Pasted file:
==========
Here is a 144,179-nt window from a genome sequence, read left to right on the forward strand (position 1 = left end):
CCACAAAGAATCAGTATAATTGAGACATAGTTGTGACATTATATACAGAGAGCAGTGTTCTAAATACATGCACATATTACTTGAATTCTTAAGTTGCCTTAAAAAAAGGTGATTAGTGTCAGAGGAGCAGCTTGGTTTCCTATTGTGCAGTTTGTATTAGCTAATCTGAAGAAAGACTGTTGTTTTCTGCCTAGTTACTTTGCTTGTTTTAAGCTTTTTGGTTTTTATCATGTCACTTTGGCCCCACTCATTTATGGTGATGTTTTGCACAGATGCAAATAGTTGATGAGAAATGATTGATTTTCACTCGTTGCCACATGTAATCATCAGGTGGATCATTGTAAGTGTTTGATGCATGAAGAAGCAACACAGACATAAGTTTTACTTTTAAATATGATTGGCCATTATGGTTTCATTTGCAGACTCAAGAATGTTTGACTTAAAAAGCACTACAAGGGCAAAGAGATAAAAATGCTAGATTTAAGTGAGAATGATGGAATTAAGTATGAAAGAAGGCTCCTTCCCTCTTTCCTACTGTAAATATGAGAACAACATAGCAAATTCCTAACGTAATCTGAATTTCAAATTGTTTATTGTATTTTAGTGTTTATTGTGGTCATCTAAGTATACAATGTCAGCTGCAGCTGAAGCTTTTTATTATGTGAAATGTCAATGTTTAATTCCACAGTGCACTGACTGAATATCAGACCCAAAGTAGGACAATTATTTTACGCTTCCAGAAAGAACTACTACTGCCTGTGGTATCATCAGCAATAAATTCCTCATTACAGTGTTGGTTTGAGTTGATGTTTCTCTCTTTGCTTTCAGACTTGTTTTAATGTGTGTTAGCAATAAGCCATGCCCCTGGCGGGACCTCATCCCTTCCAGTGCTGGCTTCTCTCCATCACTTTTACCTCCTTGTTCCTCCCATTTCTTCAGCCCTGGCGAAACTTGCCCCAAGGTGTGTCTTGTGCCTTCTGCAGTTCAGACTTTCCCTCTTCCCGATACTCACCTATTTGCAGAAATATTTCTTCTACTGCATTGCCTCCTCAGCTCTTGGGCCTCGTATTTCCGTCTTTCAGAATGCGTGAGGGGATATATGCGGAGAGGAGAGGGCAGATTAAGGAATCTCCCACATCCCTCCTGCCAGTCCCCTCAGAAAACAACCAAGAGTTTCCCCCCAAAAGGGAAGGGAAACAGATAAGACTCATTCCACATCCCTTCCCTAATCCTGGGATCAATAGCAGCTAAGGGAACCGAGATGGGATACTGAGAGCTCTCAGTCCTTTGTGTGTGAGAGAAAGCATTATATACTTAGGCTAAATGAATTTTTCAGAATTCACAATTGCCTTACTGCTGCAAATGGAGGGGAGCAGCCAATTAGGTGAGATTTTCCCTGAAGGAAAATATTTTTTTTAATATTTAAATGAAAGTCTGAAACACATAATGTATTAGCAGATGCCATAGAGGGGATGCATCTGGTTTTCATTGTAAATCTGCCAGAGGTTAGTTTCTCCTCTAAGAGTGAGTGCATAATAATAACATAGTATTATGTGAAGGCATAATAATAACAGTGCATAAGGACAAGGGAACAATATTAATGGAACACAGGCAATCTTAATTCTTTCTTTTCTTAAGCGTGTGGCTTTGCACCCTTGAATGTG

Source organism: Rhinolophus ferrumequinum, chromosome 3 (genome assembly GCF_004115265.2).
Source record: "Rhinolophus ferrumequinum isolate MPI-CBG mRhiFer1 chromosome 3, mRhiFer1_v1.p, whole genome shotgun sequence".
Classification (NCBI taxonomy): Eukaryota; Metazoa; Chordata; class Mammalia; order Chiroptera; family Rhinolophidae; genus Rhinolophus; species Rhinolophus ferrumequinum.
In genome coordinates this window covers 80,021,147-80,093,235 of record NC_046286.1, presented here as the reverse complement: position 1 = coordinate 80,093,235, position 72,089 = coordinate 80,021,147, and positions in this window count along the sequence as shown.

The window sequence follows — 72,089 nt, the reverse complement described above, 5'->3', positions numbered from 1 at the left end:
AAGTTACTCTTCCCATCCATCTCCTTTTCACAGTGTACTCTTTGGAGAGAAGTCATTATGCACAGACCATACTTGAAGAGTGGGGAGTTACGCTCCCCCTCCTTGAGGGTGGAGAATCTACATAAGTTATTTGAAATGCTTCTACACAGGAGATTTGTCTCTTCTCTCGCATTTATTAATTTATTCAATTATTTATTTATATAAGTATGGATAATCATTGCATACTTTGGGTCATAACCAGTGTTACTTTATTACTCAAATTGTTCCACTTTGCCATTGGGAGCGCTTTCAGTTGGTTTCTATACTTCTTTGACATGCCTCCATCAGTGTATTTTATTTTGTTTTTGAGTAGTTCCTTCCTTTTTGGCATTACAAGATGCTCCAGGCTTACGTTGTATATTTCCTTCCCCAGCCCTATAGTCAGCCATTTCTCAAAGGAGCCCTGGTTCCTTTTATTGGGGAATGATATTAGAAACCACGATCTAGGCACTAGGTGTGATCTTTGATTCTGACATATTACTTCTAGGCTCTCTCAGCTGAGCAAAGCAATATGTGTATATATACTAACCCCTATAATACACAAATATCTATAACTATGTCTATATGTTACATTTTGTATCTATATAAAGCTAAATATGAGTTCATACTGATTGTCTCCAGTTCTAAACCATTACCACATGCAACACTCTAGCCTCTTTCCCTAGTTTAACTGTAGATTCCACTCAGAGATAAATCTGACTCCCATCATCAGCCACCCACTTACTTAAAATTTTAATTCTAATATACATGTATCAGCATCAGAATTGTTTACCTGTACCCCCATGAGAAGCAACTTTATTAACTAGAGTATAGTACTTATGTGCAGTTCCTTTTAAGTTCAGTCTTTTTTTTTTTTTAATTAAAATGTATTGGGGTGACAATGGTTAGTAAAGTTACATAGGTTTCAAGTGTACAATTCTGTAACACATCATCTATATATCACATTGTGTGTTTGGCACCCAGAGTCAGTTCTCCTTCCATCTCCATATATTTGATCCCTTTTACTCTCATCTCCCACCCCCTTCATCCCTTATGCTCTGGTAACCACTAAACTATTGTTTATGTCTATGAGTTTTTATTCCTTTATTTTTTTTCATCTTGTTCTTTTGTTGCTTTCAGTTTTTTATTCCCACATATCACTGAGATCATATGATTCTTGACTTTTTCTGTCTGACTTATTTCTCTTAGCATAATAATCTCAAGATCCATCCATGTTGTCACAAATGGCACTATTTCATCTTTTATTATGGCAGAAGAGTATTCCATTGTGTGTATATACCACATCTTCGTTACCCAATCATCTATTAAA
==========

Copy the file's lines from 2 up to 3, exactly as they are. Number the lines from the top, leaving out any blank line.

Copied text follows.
CCACAAAGAATCAGTATAATTGAGACATAGTTGTGACATTATATACAGAGAGCAGTGTTCTAAATACATGCACATATTACTTGAATTCTTAAGTTGCCTTAAAAAAAGGTGATTAGTGTCAGAGGAGCAGCTTGGTTTCCTATTGTGCAGTTTGTATTAGCTAATCTGAAGAAAGACTGTTGTTTTCTGCCTAGTTACTTTGCTTGTTTTAAGCTTTTTGGTTTTTATCATGTCACTTTGGCCCCACTCATTTATGGTGATGTTTTGCACAGATGCAAATAGTTGATGAGAAATGATTGATTTTCACTCGTTGCCACATGTAATCATCAGGTGGATCATTGTAAGTGTTTGATGCATGAAGAAGCAACACAGACATAAGTTTTACTTTTAAATATGATTGGCCATTATGGTTTCATTTGCAGACTCAAGAATGTTTGACTTAAAAAGCACTACAAGGGCAAAGAGATAAAAATGCTAGATTTAAGTGAGAATGATGGAATTAAGTATGAAAGAAGGCTCCTTCCCTCTTTCCTACTGTAAATATGAGAACAACATAGCAAATTCCTAACGTAATCTGAATTTCAAATTGTTTATTGTATTTTAGTGTTTATTGTGGTCATCTAAGTATACAATGTCAGCTGCAGCTGAAGCTTTTTATTATGTGAAATGTCAATGTTTAATTCCACAGTGCACTGACTGAATATCAGACCCAAAGTAGGACAATTATTTTACGCTTCCAGAAAGAACTACTACTGCCTGTGGTATCATCAGCAATAAATTCCTCATTACAGTGTTGGTTTGAGTTGATGTTTCTCTCTTTGCTTTCAGACTTGTTTTAATGTGTGTTAGCAATAAGCCATGCCCCTGGCGGGACCTCATCCCTTCCAGTGCTGGCTTCTCTCCATCACTTTTACCTCCTTGTTCCTCCCATTTCTTCAGCCCTGGCGAAACTTGCCCCAAGGTGTGTCTTGTGCCTTCTGCAGTTCAGACTTTCCCTCTTCCCGATACTCACCTATTTGCAGAAATATTTCTTCTACTGCATTGCCTCCTCAGCTCTTGGGCCTCGTATTTCCGTCTTTCAGAATGCGTGAGGGGATATATGCGGAGAGGAGAGGGCAGATTAAGGAATCTCCCACATCCCTCCTGCCAGTCCCCTCAGAAAACAACCAAGAGTTTCCCCCCAAAAGGGAAGGGAAACAGATAAGACTCATTCCACATCCCTTCCCTAATCCTGGGATCAATAGCAGCTAAGGGAACCGAGATGGGATACTGAGAGCTCTCAGTCCTTTGTGTGTGAGAGAAAGCATTATATACTTAGGCTAAATGAATTTTTCAGAATTCACAATTGCCTTACTGCTGCAAATGGAGGGGAGCAGCCAATTAGGTGAGATTTTCCCTGAAGGAAAATATTTTTTTTAATATTTAAATGAAAGTCTGAAACACATAATGTATTAGCAGATGCCATAGAGGGGATGCATCTGGTTTTCATTGTAAATCTGCCAGAGGTTAGTTTCTCCTCTAAGAGTGAGTGCATAATAATAACATAGTATTATGTGAAGGCATAATAATAACAGTGCATAAGGACAAGGGAACAATATTAATGGAACACAGGCAATCTTAATTCTTTCTTTTCTTAAGCGTGTGGCTTTGCACCCTTGAATGTG

Source organism: Rhinolophus ferrumequinum, chromosome 3 (genome assembly GCF_004115265.2).